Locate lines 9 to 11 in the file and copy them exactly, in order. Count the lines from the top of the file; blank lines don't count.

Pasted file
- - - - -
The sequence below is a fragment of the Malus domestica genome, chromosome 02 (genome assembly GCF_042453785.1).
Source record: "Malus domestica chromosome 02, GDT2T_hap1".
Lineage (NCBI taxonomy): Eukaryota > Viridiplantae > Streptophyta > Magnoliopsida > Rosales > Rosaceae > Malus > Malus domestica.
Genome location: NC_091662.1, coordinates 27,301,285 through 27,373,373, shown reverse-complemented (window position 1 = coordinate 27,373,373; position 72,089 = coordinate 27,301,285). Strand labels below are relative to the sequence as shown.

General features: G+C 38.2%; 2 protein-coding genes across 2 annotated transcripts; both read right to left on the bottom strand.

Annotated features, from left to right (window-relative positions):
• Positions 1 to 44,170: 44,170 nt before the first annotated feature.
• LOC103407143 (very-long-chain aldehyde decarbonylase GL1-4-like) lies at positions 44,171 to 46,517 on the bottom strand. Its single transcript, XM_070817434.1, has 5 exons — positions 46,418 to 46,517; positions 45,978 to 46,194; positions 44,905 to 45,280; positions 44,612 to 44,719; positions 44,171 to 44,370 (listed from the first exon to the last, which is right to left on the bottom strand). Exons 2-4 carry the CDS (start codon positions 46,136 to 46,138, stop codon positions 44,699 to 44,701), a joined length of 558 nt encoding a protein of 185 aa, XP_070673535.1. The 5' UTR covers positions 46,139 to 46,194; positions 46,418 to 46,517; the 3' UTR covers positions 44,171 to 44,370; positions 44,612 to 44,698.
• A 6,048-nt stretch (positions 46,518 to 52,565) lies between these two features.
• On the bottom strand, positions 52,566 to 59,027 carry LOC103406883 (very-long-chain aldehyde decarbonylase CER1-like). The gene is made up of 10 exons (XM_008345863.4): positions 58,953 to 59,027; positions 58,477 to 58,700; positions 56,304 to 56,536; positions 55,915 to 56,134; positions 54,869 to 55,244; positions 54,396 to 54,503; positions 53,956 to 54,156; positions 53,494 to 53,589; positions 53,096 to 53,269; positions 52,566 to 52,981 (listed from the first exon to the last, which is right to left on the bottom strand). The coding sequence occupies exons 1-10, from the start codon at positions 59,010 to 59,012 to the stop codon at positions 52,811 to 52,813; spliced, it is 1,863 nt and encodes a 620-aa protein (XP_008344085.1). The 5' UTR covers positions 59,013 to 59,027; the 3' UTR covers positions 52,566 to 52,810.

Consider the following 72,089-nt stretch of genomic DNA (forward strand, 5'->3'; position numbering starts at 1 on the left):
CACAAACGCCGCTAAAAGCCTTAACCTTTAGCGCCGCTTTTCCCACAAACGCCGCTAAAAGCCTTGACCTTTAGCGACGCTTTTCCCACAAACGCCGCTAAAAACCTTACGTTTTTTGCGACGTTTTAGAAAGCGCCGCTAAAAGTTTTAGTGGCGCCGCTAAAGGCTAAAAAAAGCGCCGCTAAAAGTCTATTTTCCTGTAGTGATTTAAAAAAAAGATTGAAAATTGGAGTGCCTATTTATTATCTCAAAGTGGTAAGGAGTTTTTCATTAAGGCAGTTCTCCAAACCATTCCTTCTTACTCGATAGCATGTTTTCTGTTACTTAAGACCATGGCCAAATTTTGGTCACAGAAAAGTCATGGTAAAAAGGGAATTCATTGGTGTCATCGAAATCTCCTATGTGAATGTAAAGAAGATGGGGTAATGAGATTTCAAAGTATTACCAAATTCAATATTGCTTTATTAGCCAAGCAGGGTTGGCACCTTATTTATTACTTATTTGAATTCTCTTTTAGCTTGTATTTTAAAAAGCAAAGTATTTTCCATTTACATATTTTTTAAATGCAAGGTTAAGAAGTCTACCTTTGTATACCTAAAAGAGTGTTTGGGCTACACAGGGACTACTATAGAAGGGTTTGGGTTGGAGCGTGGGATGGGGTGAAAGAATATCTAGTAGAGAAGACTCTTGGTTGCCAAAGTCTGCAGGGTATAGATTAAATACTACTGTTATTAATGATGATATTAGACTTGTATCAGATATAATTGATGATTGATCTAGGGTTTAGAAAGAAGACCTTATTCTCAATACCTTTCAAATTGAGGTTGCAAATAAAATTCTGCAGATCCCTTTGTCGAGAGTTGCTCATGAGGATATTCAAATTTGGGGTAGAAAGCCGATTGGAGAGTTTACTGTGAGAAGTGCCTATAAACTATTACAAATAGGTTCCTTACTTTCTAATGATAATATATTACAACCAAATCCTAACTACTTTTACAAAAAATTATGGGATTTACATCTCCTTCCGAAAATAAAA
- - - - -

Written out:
• A 6,048-nt stretch (positions 46,518 to 52,565) lies between these two features.
• On the bottom strand, positions 52,566 to 59,027 carry LOC103406883 (very-long-chain aldehyde decarbonylase CER1-like). The gene is made up of 10 exons (XM_008345863.4): positions 58,953 to 59,027; positions 58,477 to 58,700; positions 56,304 to 56,536; positions 55,915 to 56,134; positions 54,869 to 55,244; positions 54,396 to 54,503; positions 53,956 to 54,156; positions 53,494 to 53,589; positions 53,096 to 53,269; positions 52,566 to 52,981 (listed from the first exon to the last, which is right to left on the bottom strand). The coding sequence occupies exons 1-10, from the start codon at positions 59,010 to 59,012 to the stop codon at positions 52,811 to 52,813; spliced, it is 1,863 nt and encodes a 620-aa protein (XP_008344085.1). The 5' UTR covers positions 59,013 to 59,027; the 3' UTR covers positions 52,566 to 52,810.

Consider the following 72,089-nt stretch of genomic DNA (forward strand, 5'->3'; position numbering starts at 1 on the left):